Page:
Neither the failure of a city council to advertise for bids nor any other reason required rescission of the sale of certain city-owned real estate for $100 on the condition that the buyer demolish an existing structure on the land and that use of the land be restricted to a single family dwelling. [878-880]
BILL IN EQUITY filed in the Superior Court on August 22, 1973.
The suit was heard by Mitchell, J.
After review was sought in the Appeals Court, the Supreme Judicial Court, on its own initiative, ordered direct appellate review.
John P. McGloin for the plaintiffs.
KAPLAN, J. This was a bill in equity brought by William Nichols, Robert E. Beaupre, and Elias Nickolopoulos, "citizens and taxpayers" of the city of Lynn, against that city, the mayor and the eleven members of the city council, and Frederick Goodman, praying a declaration that a sale of property by authority of the city council to Goodman was invalid. After trial, a judge of the Superior Court entered judgment, in the opposite sense, declaring that the sale was in accordance with law.
The facts found by the trial judge, or conceded, were these. Through its committee on public property, the council advertised for bids on the sale of city-owned land and building known as the "old Broadway fire station." Thirteen bids were received. The highest, by one Henry Loomis,
was in the amount of $7,047.20. The plaintiffs Beaupre and Nickolopoulos each put in a bid of $3,100. When the bids were opened, the city councillor for the ward in which the property was located informed the council that the building, a two and one-half-story wooden structure, was in disrepair and constituted a fire hazard; he suggested that the sale be on the condition that the purchaser undertake to demolish the building, and on the further condition that the land be restricted to the erection of only a single family dwelling. The council voted to approve the sale on those conditions. There had been no such conditions in the advertisement for bids. Loomis failed to complete the purchase. Accordingly the city council rescinded its vote.
Thereupon the property was put back on the city's list of saleable properties. Goodman, learning of this, and of the conditions which the council had imposed, submitted a written bid of $100 to the city's building superintendent. On July 10, 1973, the council opened Goodman's bid and voted unanimously to accept it on conditions corresponding to those previously set, that he demolish the building and clear out the debris by a stated date, September 1, 1973, and that the land be restricted to a single family dwelling. Against the purchase price of $100, taxes for 1973, and any municipal liens or assessments, Goodman received his deed from the city of Lynn signed by the mayor on July 20, 1973, and recorded it. He proceeded within the specified time to demolish the building and remove the debris at a cost to him of $4,858.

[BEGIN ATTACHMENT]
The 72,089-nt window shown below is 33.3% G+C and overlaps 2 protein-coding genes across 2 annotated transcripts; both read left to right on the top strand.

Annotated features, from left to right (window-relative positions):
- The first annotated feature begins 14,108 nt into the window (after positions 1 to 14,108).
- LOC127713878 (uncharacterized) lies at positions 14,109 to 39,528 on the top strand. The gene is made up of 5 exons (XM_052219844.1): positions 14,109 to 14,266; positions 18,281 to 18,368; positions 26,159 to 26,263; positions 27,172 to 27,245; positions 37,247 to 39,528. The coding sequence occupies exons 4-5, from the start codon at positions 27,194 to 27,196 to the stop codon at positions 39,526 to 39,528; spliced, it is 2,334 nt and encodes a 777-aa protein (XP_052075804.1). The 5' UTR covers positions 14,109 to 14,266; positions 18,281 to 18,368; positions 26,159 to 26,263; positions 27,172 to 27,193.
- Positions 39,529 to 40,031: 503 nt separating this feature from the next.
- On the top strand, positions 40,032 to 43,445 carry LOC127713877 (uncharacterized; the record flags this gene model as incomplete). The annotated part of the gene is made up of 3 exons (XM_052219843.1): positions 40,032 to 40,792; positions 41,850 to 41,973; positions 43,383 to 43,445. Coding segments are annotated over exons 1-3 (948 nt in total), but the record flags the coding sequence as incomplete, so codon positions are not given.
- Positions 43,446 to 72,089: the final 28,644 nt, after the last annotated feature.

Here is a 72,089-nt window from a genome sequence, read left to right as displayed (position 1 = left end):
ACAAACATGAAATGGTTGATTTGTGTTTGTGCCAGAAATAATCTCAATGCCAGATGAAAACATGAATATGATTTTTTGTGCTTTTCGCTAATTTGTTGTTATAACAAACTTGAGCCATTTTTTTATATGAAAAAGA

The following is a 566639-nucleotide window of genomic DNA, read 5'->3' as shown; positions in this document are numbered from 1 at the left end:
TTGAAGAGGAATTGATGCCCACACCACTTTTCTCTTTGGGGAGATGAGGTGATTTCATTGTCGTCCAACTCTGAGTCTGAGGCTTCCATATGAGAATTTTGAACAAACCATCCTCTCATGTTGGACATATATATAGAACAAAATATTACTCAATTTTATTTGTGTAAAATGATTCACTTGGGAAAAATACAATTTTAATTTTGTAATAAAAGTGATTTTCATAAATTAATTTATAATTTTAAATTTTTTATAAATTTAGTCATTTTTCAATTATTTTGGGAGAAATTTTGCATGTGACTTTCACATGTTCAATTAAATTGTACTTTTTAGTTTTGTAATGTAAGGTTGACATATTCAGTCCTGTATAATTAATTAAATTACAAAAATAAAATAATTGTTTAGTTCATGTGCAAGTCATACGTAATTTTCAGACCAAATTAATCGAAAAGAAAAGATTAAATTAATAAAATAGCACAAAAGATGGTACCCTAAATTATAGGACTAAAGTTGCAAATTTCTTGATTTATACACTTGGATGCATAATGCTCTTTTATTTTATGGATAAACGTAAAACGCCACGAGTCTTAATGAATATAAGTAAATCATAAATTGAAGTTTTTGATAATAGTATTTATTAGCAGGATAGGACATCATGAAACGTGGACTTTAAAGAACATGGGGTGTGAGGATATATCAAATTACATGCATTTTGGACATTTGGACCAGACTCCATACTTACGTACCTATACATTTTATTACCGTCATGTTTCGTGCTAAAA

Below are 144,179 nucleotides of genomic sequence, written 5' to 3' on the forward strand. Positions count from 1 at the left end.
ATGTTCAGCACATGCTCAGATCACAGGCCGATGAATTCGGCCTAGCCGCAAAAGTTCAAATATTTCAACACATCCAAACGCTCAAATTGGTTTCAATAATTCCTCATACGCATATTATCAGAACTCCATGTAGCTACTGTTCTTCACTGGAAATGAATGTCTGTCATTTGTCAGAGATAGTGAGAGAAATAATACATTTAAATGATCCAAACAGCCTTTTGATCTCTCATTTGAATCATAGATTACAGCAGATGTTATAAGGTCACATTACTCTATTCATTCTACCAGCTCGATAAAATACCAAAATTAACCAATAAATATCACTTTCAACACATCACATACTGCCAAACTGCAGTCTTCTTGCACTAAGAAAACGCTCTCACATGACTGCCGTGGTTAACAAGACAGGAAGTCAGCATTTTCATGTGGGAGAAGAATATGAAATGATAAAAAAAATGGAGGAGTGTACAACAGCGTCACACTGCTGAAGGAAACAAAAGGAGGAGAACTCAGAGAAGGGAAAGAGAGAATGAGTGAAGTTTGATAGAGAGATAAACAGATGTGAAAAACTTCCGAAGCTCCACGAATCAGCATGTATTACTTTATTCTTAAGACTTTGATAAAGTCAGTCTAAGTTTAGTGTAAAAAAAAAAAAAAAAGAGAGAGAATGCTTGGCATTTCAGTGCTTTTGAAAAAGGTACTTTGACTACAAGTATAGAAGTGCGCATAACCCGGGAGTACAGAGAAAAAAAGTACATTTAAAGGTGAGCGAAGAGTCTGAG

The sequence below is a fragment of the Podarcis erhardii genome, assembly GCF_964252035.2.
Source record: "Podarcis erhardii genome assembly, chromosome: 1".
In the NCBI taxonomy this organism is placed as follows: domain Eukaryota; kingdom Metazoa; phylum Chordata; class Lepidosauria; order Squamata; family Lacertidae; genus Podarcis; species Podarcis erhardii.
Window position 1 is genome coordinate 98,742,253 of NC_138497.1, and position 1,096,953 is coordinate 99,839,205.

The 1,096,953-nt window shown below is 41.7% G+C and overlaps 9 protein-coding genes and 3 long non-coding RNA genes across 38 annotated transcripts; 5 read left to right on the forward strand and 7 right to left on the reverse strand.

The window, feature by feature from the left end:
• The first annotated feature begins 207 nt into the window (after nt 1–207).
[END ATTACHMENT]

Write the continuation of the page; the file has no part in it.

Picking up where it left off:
The plaintiffs did not contend that the sale to Goodman in the circumstances was at the time in violation of any State statute or local charter or local enactment requiring advertisement for bids or the like. Cf. Lawrence v. Stratton, 312 Mass. 517 (1942). Rather they pitched their claim of invalidity on the grounds that it had been customary for sales of city-owned property to be carried out with a procedure of advertisement for bids and that the price paid by Goodman was grievously inadequate. In this connection they attempted to sound the general theme that city officials are "fiduciaries" in relation to their constituents, and
thus to bring to bear by analogy the standards developed in the law of private trusts.
While indicating that it would have been wiser for the city council to proceed by advertisement, the trial judge found no basis for upsetting the sale. We think his conclusion was correct. That there had been a practice of advertisement did not fix a duty on the city council to continue it, and, for the rest, the plaintiffs failed to develop any ground that might justify rescission. They did not establish fraud, collusion, or like irregularity in the conduct of the city officials. They secured no finding that the consideration given by Goodman was inadequate; nor does comparison of that consideration with the bids received on the earlier uncompleted transaction necessarily show such inadequacy. If an analogy to the law of trusts were to be indulged, it could hardly be said that there was apparent inadequacy so great that notice to Goodman of some wrongdoing might fairly be inferred and impair his position as a bona fide purchaser. 4 A. Scott, Trusts Section 298.4 (3d ed. 1967). A case cited by the plaintiffs, Heilig Bros. v. Kohler, 366 Pa. 72 (1950), is not in point; it presented an egregious set of facts suggesting collusion to favor the purchaser against a rival who was known to be ready to buy at a higher price. Cf. Highway Express Lines, Inc. v. Winter, 414 Pa. 340 (1964). See generally Annot., 17 A.L.R.2d 475 (1951).
In the view we take of the merits, it is unnecessary to consider whether the plaintiffs had standing to maintain the suit. Cf. R.S. Noonan, Inc. v. York School Dist., 400 Pa. 391 (1960). With respect to their alleged status as "citizens and taxpayers," compare the requirements of G. L. c. 40, Section 53.
[Note 1] The other plaintiffs and defendants are mentioned in the text.